"This recent commentary on 1 Peter by Karen Jobes distinguishes itself in the midst of the crowd, primarily through careful interpretation and a consistent effort to make a unique contribution. . . . One of the strengths of Jobes's commentary is in how she consistently explains the importance of Peter's message for the original recipients of the letter in light of their historical circumstances. At the same time, Jobes sprinkles throughout her commentary applications for present-day readers. . . . Throughout the commentary, Jobes explains various viewpoints on interpretive problems in the letter, and yet she also clearly states her own position and the supporting evidence for it. . . . I found Jobes's discussion of the historical background to 1 Peter to be convincing, especially when compared to other proposals. Her approach has the benefit of helping us to recognize the extent to which the original recipients would have felt their status as foreigners, a feeling greatly increased by their commitment to Christ."--Joel F. Williams, Journal of the Evangelical Theological Society

"The BECNT is an excellent commentary series, and Karen H. Jobes gives a well-researched, fresh look at 1 Peter in her contribution to this series. . . . Jobes' expertise in both New Testament and Septuagint studies clearly shines through in this volume. . . . The perceived value in a commentary today is not in dishing out dogma but in describing and critiquing various interpretations while ultimately advocating the position consistent with the beliefs and objective research of the writer. Jobes does this well in a clearly evangelical framework. . . . This is a fine commentary, with rich exegesis and exposition, good food for thought, and plenty of citations to aid the reader in further study."--James R. Wicker, Southwestern Journal of Theology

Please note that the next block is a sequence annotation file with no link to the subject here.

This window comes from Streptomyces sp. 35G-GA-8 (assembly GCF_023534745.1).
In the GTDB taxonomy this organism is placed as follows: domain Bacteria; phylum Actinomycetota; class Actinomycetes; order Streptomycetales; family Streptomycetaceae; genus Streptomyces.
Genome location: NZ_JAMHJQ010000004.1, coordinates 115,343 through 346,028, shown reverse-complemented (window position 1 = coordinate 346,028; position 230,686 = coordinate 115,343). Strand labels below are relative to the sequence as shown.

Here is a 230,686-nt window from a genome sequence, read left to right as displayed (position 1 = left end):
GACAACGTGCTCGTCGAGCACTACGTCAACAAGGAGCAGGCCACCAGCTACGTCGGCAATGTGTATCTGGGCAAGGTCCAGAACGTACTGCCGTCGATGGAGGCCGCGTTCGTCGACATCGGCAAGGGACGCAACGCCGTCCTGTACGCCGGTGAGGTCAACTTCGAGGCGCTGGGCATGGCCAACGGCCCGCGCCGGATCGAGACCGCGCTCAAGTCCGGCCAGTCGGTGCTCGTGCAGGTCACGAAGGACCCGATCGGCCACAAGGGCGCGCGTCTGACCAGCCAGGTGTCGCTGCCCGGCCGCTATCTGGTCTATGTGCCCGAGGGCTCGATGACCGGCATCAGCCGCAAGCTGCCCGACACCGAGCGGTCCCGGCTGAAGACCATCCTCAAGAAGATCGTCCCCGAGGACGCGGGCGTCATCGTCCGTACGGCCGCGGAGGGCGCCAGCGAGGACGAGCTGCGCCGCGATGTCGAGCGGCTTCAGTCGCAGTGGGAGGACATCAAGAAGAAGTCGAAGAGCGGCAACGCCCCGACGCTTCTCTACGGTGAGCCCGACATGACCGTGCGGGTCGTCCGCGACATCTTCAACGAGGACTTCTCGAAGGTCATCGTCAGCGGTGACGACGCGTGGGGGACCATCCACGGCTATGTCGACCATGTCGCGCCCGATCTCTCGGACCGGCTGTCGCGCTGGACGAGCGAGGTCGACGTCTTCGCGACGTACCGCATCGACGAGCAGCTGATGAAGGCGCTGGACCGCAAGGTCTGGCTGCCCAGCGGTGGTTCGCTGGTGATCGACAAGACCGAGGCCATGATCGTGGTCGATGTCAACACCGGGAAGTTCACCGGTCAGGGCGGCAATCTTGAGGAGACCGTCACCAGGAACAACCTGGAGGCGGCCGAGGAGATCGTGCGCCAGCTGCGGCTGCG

"Admirably fulfilling the intention of the [BECNT] series, Jobes's mid-level commentary is characterized by its careful evaluation of the central interpretive issues in each passage in view of the history of their interpretation. She also rightfully pays attention to the letter's major theological themes against their OT backdrops, with a particularly helpful emphasis on its (new) covenant themes. . . . Jobes's commentary presents with competence the central content of the letter by consistently navigating among the various interpretive options judiciously and keeping a steady eye on the letter's major theological themes. I recommend it strongly as a text for exegesis classes . . . and for the work of a pastor. . . . Jobes's important historical argument concerning the origin of the churches to which Peter writes will most likely be her greatest contribution to the future study of 1 Peter."--Scott Hafemann, Bulletin for Biblical Research

"This ought to be a 'first off the shelf' commentary for most pastors teaching through 1 Peter."--Phillip J. Long, Reading Acts blog

Praise for the series:

"In this age of unprecedented proliferation of biblical commentary series, it is an outstanding accomplishment for the Baker Exegetical series consistently to have produced what with only rare exceptions have become the best available commentaries on the Greek text of the New Testament book or books treated."--Craig Blomberg, Denver Journal

"Rigorous exegesis by seasoned scholars with explicit evangelical commitments. This is also one of the best-designed, easy-to-read series as it includes intro matters, then each commentator's translation, commentary, and textual notes for every passage. Very reliable."--Bruce Riley Ashford and Grant Taylor, Between the Times blog